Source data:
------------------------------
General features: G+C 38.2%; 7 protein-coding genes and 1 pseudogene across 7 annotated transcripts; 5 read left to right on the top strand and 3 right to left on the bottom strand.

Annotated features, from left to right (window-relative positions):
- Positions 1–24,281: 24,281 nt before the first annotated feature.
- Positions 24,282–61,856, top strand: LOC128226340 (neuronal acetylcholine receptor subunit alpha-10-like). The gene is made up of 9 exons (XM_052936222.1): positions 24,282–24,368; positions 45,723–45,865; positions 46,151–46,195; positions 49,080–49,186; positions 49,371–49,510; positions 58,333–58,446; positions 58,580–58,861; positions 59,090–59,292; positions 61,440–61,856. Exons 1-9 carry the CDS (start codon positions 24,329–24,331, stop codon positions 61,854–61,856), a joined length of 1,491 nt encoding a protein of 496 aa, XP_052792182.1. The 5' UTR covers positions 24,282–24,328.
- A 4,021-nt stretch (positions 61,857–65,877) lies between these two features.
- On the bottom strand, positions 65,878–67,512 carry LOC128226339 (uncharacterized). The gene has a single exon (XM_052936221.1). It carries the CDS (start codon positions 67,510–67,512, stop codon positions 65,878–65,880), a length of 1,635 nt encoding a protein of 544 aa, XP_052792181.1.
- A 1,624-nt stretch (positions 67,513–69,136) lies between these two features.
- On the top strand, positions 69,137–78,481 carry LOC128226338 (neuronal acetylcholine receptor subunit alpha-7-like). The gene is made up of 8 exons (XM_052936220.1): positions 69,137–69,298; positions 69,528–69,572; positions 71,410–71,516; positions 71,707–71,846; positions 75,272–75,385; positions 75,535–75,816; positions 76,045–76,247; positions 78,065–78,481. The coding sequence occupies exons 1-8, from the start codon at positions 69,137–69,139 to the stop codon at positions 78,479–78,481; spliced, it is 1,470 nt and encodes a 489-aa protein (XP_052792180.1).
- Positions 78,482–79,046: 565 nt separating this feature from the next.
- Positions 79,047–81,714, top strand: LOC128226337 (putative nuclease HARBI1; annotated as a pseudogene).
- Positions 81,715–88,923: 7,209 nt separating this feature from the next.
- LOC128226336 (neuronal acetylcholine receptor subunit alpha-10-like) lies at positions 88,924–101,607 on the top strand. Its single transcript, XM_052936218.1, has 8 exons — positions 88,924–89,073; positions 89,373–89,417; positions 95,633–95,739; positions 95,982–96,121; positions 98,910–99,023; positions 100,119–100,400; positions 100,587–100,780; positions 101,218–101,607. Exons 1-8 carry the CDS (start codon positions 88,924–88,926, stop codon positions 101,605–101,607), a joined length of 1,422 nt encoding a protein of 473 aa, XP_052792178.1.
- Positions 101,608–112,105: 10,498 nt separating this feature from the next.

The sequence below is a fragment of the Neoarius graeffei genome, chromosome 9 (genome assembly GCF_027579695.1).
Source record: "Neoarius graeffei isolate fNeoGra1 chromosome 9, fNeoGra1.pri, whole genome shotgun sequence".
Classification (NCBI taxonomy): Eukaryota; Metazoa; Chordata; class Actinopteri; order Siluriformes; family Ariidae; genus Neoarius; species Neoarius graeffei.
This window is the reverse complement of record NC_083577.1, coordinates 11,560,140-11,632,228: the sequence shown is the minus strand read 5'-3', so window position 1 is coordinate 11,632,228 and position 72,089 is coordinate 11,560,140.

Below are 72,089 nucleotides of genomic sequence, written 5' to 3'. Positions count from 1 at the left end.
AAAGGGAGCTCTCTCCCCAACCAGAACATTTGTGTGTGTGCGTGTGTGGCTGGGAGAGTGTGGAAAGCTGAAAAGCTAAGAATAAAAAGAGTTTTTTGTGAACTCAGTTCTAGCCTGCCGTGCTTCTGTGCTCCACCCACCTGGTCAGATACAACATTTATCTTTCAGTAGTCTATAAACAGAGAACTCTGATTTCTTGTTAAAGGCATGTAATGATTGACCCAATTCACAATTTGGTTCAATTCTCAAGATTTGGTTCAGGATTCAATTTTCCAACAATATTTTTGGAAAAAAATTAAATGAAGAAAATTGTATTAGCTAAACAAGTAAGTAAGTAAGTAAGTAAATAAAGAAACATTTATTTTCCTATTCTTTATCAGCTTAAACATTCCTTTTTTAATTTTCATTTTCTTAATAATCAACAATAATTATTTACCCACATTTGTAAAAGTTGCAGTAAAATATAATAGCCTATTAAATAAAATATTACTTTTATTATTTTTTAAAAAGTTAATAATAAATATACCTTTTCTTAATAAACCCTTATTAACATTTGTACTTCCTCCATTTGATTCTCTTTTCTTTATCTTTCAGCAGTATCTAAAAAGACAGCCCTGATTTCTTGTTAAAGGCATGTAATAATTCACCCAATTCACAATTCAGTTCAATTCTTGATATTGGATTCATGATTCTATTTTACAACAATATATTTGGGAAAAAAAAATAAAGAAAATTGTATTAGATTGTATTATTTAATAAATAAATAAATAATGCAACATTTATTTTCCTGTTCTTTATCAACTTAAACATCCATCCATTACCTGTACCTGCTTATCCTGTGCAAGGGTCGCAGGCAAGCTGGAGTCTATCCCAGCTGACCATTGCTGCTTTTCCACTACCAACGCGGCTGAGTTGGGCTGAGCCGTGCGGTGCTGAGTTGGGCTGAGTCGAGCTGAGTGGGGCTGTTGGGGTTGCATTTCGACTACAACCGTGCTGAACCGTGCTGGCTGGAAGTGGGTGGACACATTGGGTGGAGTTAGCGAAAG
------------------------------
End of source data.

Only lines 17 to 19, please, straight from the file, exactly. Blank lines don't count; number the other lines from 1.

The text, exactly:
This window is the reverse complement of record NC_083577.1, coordinates 11,560,140-11,632,228: the sequence shown is the minus strand read 5'-3', so window position 1 is coordinate 11,632,228 and position 72,089 is coordinate 11,560,140.

Below are 72,089 nucleotides of genomic sequence, written 5' to 3'. Positions count from 1 at the left end.
AAAGGGAGCTCTCTCCCCAACCAGAACATTTGTGTGTGTGCGTGTGTGGCTGGGAGAGTGTGGAAAGCTGAAAAGCTAAGAATAAAAAGAGTTTTTTGTGAACTCAGTTCTAGCCTGCCGTGCTTCTGTGCTCCACCCACCTGGTCAGATACAACATTTATCTTTCAGTAGTCTATAAACAGAGAACTCTGATTTCTTGTTAAAGGCATGTAATGATTGACCCAATTCACAATTTGGTTCAATTCTCAAGATTTGGTTCAGGATTCAATTTTCCAACAATATTTTTGGAAAAAAATTAAATGAAGAAAATTGTATTAGCTAAACAAGTAAGTAAGTAAGTAAGTAAATAAAGAAACATTTATTTTCCTATTCTTTATCAGCTTAAACATTCCTTTTTTAATTTTCATTTTCTTAATAATCAACAATAATTATTTACCCACATTTGTAAAAGTTGCAGTAAAATATAATAGCCTATTAAATAAAATATTACTTTTATTATTTTTTAAAAAGTTAATAATAAATATACCTTTTCTTAATAAACCCTTATTAACATTTGTACTTCCTCCATTTGATTCTCTTTTCTTTATCTTTCAGCAGTATCTAAAAAGACAGCCCTGATTTCTTGTTAAAGGCATGTAATAATTCACCCAATTCACAATTCAGTTCAATTCTTGATATTGGATTCATGATTCTATTTTACAACAATATATTTGGGAAAAAAAAATAAAGAAAATTGTATTAGATTGTATTATTTAATAAATAAATAAATAATGCAACATTTATTTTCCTGTTCTTTATCAACTTAAACATCCATCCATTACCTGTACCTGCTTATCCTGTGCAAGGGTCGCAGGCAAGCTGGAGTCTATCCCAGCTGACCATTGCTGCTTTTCCACTACCAACGCGGCTGAGTTGGGCTGAGCCGTGCGGTGCTGAGTTGGGCTGAGTCGAGCTGAGTGGGGCTGTTGGGGTTGCATTTCGACTACAACCGTGCTGAACCGTGCTGGCTGGAAGTGGGTGGACACATTGGGTGGAGTTAGCGAAAG